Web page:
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Critical Analysis
Is There for Honest Poverty
Scots Wha Hae

Is There for Honest Poverty (A Man's a Man for a' that)
Midi sequence by Barry Taylor. Click on the play arrow for the tune

Burns wrote to Thomson in Jan 1795 "A critic on songs has said that love and wine are the exclusive themes for songwriting. The following is on neither subject, and consequently is no song, but it will be allowed, I think, to be two or three pretty good prose thoughts inverted into rhyme."
How right he was

This is essentially a spoken poem for this song has come to be known equally as a recitation as well as a song. But in fact it is a good song, set to a lively reel tune to which a variety of songs had been sung earlier in the century. Burns had written his song, "Tho' Women's Minds like Winter Winds" to this tune. It appeared in volume three of the Museum. It was first published in 1799 in a Stewart and Meikle Chapbook then in Currie's edition in 1800, and after that in the fourth volume of Thomson's Scottish Airs in 1805.

Its comin' yet for a' that really means that democracy will win through in the end. And we take this for granted today.

A Man's a man remains the most enduring first principle of social justice, the most idealistic statement of how we should live our lives.
It is a quintessentially civilized society conviction that honesty and dignity are priceless virtues not imparted by rank or birth or privilege but an essential, integral part of the soul.

Tune For a' that.
Listen to a verse

Is there for honest Poverty
That hings his head, an' a' that
The coward slave we pass him by
We dare be poor for a' that
For a' that, an' a' that
Our toils obscure an' a' that
The rank is but the guinea's stamp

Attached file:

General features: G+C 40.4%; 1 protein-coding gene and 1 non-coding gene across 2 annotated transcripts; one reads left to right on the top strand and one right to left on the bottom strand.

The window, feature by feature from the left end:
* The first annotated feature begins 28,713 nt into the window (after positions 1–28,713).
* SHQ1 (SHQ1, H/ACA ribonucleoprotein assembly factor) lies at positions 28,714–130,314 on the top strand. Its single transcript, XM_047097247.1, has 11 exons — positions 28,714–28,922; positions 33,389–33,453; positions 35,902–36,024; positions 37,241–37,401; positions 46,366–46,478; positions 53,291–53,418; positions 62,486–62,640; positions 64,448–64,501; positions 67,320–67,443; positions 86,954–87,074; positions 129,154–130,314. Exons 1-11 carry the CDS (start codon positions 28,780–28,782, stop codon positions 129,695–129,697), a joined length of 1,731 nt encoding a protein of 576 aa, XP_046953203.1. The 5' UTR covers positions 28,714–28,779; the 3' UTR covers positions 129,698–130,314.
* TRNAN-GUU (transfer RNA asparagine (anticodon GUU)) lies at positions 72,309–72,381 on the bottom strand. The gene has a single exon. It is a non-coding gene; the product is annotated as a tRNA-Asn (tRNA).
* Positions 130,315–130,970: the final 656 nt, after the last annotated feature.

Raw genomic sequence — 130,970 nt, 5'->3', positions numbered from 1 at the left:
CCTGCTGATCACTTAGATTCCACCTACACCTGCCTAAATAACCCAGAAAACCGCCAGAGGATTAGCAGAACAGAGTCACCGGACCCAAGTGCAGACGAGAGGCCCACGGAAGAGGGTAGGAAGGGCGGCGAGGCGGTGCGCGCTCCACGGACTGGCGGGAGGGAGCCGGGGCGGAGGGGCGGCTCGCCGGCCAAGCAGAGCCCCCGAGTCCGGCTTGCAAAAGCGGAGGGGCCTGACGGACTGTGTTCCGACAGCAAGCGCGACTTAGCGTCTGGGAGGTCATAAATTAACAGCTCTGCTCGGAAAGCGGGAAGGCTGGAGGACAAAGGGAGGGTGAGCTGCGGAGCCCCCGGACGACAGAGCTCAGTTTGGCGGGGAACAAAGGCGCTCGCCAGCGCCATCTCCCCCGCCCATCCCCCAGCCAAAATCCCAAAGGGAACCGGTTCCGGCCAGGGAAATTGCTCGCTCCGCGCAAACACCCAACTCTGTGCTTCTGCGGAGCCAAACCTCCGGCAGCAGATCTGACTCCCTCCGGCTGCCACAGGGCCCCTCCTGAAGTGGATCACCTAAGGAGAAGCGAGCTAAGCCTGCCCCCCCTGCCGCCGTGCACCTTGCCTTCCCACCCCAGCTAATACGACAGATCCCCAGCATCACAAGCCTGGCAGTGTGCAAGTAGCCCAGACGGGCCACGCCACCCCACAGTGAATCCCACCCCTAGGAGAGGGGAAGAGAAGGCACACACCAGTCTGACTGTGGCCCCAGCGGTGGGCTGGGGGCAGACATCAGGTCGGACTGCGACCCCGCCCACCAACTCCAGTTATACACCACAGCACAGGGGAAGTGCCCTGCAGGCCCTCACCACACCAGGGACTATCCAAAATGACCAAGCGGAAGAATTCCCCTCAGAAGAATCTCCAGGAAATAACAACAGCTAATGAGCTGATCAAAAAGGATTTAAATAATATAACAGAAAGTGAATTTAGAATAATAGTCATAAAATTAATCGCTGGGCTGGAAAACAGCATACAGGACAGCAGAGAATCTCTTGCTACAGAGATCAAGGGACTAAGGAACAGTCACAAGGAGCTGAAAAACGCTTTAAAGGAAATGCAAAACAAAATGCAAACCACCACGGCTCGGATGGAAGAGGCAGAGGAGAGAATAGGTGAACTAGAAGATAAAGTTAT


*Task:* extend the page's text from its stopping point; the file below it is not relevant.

The Man's the gowd for a' that

What though on hamely fare we dine
Wear hoddin gray, an' a' that
Gie fools their silks, and knaves their wine
A Man's a Man for a' that
For a' that, an' a' that
Their tinsel show, an' a' that
The honest man, tho' e'er sae poor
Is king o' men for a' that

Ye see yon birkie ca'd a lord
Wha struts, an' stares, an' a' that
Tho' hundreds worship at his word
He's but a coof for a' that
For a' that, an' a' that
His ribband, star, an' a' that
The man o' independent mind
He looks an' laughs at a' that

A prince can mak a belted knight
A marquis, duke, an' a' that
But an honest man's aboon his might
Gude faith, he mauna fa' that
For a' that, an' a' that
Their dignities, an' a' that
The pith o' sense, an' pride o' worth
Are higher rank than a' that

The poem has a well contrived structure, moving from the generalization about "honest poverty" through specific illustrations of the difference between virtue and social rank to a final climactic generalization which is at once a prayer and a prophesy

Then let us pray that come it may
As come it will for a' that
That sense and worth, o'er a' the earth
Shall bear the gree, and a' that
For a' that, an' a' that
It's comin' yet for a' that
That man to man, the world o'er
Shall brithers be for a' that